Really bad metaphor for being sensitive to the context

Innovation has always seemed like a vague concept to me because of the plethora of contexts that it is used in. Even the first definition that I came across, “a new idea, device or method”, didn’t make complete sense to me. What helped here was the distinction between embodied and disembodied innovation. How embodied innovation had a physical device attached to the end of it, and how organizational innovation created a new conversation or implemented new ideas at a systemic level. The authors call for the disorganized frugal innovation sector to come together toward a vision. A systemic level intervention that uses organized frugal thinking to deploy reverse innovation or innovating down.

The organization of the disorganized takes time. For a country that has not even begun to see the possible benefits of system-level thinking and transitional design, innovation after the due-diligence is fine. A feet-first dive gave us boon+bane of plastics in the first place. Innovation is ideally and most often incremental. As humanity develops its tree of knowledge further and further from the root, the more resources it takes to synthesize one level and move to the next. This may result in some (or lot) of hubris and that is not necessarily a bad thing. After all, systematic chaos is what defines us as a nation.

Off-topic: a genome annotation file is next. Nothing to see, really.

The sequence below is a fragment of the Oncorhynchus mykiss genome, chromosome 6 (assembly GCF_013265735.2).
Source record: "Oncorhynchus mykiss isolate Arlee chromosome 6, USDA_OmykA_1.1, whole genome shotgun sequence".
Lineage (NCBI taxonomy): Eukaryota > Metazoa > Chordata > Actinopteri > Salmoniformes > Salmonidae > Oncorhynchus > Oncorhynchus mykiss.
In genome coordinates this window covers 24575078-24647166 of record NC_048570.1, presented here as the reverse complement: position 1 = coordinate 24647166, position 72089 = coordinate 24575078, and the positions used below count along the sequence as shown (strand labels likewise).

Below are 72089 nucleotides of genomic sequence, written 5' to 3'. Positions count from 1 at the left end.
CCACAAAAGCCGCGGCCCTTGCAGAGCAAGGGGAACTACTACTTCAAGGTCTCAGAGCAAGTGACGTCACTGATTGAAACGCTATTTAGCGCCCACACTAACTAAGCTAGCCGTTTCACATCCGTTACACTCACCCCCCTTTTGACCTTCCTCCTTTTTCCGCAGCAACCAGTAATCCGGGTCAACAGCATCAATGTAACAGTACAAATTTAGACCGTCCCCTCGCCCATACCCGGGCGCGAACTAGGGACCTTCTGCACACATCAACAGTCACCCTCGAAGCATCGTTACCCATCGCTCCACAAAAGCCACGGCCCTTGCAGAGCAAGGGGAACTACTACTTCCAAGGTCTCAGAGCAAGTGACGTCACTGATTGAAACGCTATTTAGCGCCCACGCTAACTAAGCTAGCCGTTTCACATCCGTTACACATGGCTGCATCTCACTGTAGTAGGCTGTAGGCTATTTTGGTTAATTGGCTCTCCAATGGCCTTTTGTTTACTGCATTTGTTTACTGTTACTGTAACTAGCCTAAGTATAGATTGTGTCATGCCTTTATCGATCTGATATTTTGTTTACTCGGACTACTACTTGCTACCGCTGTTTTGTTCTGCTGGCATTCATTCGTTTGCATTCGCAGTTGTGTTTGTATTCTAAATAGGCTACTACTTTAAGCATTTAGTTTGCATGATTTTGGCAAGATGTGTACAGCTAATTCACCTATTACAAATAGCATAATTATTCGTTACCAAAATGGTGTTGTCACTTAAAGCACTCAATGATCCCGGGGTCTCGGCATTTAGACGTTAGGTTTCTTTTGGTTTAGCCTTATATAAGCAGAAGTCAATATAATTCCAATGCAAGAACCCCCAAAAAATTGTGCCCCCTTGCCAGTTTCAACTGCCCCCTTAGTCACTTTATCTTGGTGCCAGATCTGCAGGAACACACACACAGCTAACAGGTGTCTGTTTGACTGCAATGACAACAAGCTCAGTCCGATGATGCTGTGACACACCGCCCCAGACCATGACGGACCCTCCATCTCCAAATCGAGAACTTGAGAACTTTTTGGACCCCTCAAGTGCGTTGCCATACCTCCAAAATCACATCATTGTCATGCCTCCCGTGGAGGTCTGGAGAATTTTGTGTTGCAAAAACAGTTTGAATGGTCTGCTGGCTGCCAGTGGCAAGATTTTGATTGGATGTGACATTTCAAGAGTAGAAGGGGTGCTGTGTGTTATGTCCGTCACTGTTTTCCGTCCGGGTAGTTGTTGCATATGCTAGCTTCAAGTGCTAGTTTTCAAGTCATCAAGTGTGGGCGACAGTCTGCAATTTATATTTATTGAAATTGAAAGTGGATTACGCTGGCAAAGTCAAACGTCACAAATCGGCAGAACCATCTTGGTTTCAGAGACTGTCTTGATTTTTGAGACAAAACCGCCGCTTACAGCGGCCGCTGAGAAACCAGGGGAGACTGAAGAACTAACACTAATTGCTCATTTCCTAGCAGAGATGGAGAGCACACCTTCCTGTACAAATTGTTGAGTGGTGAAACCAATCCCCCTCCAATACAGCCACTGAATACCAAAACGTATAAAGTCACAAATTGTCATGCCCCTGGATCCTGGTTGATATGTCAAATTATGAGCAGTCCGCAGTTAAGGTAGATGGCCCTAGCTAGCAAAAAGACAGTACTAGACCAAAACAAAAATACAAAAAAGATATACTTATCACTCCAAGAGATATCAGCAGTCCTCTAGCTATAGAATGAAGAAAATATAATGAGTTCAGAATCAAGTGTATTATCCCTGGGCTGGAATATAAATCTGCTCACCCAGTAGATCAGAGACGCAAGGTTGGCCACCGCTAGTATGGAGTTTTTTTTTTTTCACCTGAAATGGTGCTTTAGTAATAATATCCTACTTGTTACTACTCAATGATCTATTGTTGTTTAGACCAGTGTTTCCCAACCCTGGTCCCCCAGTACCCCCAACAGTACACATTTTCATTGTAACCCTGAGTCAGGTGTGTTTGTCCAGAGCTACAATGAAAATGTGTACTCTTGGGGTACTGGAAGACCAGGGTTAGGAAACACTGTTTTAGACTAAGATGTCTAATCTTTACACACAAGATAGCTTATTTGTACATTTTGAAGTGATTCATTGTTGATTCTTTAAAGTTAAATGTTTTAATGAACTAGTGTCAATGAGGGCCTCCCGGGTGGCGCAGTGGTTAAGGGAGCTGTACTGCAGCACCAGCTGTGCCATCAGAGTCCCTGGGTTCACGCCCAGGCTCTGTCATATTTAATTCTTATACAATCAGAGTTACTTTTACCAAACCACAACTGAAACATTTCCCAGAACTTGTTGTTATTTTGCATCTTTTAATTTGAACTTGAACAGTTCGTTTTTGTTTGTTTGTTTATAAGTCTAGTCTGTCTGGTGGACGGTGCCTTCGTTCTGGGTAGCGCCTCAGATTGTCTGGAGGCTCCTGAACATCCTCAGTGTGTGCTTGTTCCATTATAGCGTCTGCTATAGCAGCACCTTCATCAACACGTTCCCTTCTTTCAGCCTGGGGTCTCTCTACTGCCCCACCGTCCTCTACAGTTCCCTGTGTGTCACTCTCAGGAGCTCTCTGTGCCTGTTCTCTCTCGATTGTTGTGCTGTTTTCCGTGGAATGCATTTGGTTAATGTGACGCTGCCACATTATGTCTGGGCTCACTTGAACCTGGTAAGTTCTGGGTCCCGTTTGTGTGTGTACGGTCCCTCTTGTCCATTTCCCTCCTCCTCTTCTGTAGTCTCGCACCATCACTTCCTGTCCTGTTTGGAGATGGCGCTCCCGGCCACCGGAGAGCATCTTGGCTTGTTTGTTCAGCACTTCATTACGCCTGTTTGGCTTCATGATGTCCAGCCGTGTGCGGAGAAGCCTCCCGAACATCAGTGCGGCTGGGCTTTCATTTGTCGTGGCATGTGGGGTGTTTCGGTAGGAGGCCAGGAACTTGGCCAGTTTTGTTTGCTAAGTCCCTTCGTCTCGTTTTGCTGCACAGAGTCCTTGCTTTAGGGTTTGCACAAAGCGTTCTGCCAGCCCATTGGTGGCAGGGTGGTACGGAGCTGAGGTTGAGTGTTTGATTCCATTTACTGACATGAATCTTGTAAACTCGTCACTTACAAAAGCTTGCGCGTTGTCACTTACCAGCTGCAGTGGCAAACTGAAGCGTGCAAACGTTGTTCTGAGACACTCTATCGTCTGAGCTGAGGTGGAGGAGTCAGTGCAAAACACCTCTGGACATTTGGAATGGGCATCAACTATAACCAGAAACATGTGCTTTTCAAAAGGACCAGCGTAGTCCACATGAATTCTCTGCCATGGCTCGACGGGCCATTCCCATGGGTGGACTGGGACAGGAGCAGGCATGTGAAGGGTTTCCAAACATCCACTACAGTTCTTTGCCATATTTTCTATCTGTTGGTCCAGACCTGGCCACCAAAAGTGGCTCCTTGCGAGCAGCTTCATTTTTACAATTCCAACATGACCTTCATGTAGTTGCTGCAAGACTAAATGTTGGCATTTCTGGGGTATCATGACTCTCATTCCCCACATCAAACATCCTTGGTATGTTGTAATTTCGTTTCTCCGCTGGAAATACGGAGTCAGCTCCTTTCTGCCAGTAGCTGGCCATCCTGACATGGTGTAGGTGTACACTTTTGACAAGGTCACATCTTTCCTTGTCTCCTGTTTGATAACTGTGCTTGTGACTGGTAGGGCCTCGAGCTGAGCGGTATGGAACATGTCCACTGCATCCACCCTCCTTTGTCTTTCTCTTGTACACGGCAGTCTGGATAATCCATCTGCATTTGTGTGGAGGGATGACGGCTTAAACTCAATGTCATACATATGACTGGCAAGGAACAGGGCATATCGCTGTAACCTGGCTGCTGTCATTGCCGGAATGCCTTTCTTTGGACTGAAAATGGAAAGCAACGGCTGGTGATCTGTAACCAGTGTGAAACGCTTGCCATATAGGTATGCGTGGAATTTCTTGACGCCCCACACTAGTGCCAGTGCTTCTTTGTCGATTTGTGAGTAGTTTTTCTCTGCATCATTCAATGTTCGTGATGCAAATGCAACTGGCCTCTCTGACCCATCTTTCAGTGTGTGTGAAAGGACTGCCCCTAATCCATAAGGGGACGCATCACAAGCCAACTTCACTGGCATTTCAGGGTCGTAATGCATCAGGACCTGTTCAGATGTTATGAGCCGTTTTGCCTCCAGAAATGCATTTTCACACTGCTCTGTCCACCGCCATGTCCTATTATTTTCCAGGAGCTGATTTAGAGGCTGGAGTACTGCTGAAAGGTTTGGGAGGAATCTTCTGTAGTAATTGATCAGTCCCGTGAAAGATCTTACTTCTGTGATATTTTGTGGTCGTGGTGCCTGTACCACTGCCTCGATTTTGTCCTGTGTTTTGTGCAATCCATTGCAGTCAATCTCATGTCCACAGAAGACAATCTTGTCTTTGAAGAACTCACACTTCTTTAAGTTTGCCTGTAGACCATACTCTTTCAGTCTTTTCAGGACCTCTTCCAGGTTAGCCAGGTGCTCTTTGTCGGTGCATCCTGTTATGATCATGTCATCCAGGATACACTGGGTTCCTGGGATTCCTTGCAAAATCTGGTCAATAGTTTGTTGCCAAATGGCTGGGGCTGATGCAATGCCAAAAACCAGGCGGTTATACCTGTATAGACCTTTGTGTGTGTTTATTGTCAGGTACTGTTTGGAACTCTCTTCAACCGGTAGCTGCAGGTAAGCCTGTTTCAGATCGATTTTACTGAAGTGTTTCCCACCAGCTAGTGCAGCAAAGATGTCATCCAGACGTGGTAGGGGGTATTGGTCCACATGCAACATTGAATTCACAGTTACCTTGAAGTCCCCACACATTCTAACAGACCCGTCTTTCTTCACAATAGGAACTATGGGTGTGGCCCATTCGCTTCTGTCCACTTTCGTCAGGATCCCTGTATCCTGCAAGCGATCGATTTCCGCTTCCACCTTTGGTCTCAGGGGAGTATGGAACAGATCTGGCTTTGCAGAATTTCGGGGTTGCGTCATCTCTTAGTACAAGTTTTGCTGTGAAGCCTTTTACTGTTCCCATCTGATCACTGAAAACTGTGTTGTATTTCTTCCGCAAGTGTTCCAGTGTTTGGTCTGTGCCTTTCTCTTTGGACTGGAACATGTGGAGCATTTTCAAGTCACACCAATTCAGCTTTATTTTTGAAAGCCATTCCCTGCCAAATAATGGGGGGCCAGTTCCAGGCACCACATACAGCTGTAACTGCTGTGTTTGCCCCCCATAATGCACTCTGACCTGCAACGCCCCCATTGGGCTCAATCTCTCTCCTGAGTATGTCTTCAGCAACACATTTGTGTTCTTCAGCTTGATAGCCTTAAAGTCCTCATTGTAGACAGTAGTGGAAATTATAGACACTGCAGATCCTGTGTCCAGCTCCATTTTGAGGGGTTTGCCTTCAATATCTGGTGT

Innovation For Dummies - A podcast

This podcast was made by our class in 2019 - I was editing audio and video and writing the script. The hosts of the podcast, Abhishek and Saili, aim to unravel the concept of innovation and how it is applied and adapted in various settings, given the limitations of time, resources, and people. They point out the disparities that exist in India and the struggles they face when trying to apply western theories and models in their context.

Here are some key points: